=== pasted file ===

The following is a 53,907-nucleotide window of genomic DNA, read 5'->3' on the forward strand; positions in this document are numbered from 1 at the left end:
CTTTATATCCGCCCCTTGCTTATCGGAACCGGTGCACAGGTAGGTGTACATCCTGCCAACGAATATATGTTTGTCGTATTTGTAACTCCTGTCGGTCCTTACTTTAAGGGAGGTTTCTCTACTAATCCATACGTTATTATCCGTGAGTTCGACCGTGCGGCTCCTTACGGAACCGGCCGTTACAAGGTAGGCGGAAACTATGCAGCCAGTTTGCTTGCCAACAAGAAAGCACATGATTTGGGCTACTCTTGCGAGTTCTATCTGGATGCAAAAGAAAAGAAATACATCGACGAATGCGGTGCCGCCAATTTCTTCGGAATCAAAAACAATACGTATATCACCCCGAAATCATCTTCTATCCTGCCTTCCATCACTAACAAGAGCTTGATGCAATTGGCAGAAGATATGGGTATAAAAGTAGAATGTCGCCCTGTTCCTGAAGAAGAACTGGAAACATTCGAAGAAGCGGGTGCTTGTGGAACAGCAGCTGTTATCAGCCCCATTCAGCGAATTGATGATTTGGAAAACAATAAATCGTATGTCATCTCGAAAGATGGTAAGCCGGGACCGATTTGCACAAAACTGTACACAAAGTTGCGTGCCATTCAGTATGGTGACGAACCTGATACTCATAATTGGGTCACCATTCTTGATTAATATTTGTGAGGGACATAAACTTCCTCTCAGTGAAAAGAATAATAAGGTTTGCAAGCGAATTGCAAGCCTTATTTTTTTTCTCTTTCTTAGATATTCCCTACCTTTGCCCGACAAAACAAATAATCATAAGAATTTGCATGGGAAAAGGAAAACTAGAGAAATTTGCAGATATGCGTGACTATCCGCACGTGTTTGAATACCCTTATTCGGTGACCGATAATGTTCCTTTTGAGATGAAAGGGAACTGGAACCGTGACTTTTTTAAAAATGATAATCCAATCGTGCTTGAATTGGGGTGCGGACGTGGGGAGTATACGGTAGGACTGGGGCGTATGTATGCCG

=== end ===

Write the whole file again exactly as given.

The following is a 53,907-nucleotide window of genomic DNA, read 5'->3' on the forward strand; positions in this document are numbered from 1 at the left end:
CTTTATATCCGCCCCTTGCTTATCGGAACCGGTGCACAGGTAGGTGTACATCCTGCCAACGAATATATGTTTGTCGTATTTGTAACTCCTGTCGGTCCTTACTTTAAGGGAGGTTTCTCTACTAATCCATACGTTATTATCCGTGAGTTCGACCGTGCGGCTCCTTACGGAACCGGCCGTTACAAGGTAGGCGGAAACTATGCAGCCAGTTTGCTTGCCAACAAGAAAGCACATGATTTGGGCTACTCTTGCGAGTTCTATCTGGATGCAAAAGAAAAGAAATACATCGACGAATGCGGTGCCGCCAATTTCTTCGGAATCAAAAACAATACGTATATCACCCCGAAATCATCTTCTATCCTGCCTTCCATCACTAACAAGAGCTTGATGCAATTGGCAGAAGATATGGGTATAAAAGTAGAATGTCGCCCTGTTCCTGAAGAAGAACTGGAAACATTCGAAGAAGCGGGTGCTTGTGGAACAGCAGCTGTTATCAGCCCCATTCAGCGAATTGATGATTTGGAAAACAATAAATCGTATGTCATCTCGAAAGATGGTAAGCCGGGACCGATTTGCACAAAACTGTACACAAAGTTGCGTGCCATTCAGTATGGTGACGAACCTGATACTCATAATTGGGTCACCATTCTTGATTAATATTTGTGAGGGACATAAACTTCCTCTCAGTGAAAAGAATAATAAGGTTTGCAAGCGAATTGCAAGCCTTATTTTTTTTCTCTTTCTTAGATATTCCCTACCTTTGCCCGACAAAACAAATAATCATAAGAATTTGCATGGGAAAAGGAAAACTAGAGAAATTTGCAGATATGCGTGACTATCCGCACGTGTTTGAATACCCTTATTCGGTGACCGATAATGTTCCTTTTGAGATGAAAGGGAACTGGAACCGTGACTTTTTTAAAAATGATAATCCAATCGTGCTTGAATTGGGGTGCGGACGTGGGGAGTATACGGTAGGACTGGGGCGTATGTATGCCG